The 3.7 Mercruiser is the kind of the sleeping giant of the big block 4 cylinder world. It can be modified greatly and still have reasonable reliability and it is lighter and much more robust than the 3.0.

    The 3.7 will provide the kind of torque that is really fun in a car of this weight.

    It is not going to go in a streight line as fast as a blown Chrysler. But I won't have to have 12" rear tires and it won't sound like a thrashing machine or have the engine sticking out of the hood either.

    If you want to look fast and go extremely fast go with an overhead V8.

    If you want to look slow and go very fast go with the 3.7 Mercruiser.

    Good pictures.

    :) :) :) Dick :) :) :)
     
    Last edited: May 5, 2010
  29. Dick, the back of the housing is rounded and the only attachment point is through a flange where the water flows into the front of the block (at top in the previous photo. I believe the one I had came off the old 7M series inline 6 engines (Supra), but I can't remember for sure.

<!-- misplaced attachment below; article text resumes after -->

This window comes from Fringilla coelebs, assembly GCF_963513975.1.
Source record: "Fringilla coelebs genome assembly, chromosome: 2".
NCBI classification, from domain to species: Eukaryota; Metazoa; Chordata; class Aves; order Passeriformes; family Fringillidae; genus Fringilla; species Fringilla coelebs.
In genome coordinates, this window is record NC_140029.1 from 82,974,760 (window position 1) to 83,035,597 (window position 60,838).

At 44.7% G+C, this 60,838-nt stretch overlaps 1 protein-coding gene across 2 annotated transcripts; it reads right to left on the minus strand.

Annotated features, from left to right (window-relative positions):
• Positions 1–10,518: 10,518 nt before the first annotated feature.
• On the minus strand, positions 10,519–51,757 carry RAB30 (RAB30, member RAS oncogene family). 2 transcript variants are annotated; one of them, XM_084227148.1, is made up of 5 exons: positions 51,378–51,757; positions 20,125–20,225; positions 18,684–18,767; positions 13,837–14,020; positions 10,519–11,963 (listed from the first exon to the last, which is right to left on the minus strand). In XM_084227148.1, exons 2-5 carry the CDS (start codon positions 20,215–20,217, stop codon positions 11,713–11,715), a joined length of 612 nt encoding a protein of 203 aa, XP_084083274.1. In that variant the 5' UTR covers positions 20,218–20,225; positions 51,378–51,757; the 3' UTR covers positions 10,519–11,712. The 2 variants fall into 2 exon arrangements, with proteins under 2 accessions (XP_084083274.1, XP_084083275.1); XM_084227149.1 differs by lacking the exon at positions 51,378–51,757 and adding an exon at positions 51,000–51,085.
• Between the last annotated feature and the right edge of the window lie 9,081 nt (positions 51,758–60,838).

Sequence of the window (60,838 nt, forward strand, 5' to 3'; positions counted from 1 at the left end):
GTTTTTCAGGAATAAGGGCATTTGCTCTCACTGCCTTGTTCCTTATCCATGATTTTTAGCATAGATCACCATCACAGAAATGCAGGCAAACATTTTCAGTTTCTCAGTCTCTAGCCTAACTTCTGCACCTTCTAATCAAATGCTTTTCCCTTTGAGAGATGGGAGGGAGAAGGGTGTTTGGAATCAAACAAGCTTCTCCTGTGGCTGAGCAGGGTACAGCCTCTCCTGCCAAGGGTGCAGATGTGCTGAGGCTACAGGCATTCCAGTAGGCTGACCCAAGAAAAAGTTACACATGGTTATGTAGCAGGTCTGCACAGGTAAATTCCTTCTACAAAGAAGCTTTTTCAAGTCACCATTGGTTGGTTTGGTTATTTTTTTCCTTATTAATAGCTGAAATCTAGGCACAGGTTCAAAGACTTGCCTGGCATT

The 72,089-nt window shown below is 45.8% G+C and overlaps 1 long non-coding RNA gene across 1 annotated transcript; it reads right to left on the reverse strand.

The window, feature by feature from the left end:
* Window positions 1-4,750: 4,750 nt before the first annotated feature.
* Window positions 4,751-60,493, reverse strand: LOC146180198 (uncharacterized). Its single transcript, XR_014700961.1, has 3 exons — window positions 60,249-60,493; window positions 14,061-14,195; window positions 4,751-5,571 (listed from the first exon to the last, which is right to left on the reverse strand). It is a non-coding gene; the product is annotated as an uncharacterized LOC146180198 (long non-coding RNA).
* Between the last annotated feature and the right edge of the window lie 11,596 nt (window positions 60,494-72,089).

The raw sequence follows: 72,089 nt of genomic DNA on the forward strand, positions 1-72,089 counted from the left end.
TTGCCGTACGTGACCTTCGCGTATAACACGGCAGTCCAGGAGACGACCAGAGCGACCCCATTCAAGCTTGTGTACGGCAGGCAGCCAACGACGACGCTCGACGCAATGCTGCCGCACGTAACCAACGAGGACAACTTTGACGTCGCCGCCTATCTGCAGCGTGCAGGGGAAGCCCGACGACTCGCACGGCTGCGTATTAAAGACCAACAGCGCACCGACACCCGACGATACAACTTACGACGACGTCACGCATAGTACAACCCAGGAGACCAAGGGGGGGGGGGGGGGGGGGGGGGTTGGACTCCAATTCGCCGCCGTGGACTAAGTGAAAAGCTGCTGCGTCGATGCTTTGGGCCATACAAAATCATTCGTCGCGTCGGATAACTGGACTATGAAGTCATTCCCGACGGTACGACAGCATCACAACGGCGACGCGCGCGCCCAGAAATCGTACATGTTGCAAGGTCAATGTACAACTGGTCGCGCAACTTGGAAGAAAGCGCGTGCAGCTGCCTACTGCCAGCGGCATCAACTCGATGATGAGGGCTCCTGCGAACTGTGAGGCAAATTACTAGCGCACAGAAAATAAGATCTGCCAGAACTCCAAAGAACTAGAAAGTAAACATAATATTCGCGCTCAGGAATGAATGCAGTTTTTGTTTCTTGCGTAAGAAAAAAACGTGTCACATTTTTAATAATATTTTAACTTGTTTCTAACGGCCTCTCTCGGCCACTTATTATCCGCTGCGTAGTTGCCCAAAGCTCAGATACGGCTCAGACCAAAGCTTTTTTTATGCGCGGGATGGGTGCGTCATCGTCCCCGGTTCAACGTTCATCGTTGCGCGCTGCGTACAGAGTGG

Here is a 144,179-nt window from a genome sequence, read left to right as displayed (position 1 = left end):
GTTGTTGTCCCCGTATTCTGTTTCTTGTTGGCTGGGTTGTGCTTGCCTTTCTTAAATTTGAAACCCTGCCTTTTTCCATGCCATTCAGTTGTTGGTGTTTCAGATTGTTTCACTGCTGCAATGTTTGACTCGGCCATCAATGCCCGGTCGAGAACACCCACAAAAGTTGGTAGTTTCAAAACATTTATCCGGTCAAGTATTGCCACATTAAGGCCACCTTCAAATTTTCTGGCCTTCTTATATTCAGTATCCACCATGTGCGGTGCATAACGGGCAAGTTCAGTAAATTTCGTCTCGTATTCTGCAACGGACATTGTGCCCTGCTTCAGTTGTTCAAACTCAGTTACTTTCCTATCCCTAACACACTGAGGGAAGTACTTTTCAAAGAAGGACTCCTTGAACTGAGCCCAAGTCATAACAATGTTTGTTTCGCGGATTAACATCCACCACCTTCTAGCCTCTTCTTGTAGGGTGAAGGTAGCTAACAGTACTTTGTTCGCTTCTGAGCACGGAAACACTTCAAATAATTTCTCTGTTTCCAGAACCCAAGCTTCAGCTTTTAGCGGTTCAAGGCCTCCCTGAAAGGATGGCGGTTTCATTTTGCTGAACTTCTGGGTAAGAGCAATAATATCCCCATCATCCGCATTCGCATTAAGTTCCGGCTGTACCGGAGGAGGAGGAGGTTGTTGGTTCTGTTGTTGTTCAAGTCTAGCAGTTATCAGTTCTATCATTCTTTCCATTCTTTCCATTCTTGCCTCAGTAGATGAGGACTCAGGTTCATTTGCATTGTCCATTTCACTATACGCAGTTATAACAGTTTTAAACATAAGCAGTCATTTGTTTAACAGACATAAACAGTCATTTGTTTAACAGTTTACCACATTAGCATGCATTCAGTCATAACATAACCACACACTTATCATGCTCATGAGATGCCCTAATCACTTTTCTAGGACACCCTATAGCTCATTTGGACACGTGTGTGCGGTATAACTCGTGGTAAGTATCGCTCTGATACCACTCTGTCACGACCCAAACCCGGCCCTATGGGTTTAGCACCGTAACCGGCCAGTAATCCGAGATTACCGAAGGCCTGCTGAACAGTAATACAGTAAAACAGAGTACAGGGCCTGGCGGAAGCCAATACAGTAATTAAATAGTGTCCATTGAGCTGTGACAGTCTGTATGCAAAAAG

[​IMG]
    In this photo, you can see the water pump sitting next to the block just above the alternator. PLEASE pardon the bling photo! I just cribbed it from Google. Most of the pics of these engines are in the car, showing off their giant turbos....

    One thing I liked about these pumps is they can be indexed and mounted anywhere. I had designed one for a project that mounted it back along the block (like the REALLY old cars) and drove through a rag joint and steering intermediate shaft with an industrial shaft pulley. We never went that route with the build, though...
     
  30. dawford
    Joined: Apr 25, 2010
    Posts: 498

    dawford
    Member

    exwestracer,

    Thanks for the info and the great picture that looks like a winner if I choose to go with a belt driven water pump.

    Thanks again, :) :) :) Dick :) :) :)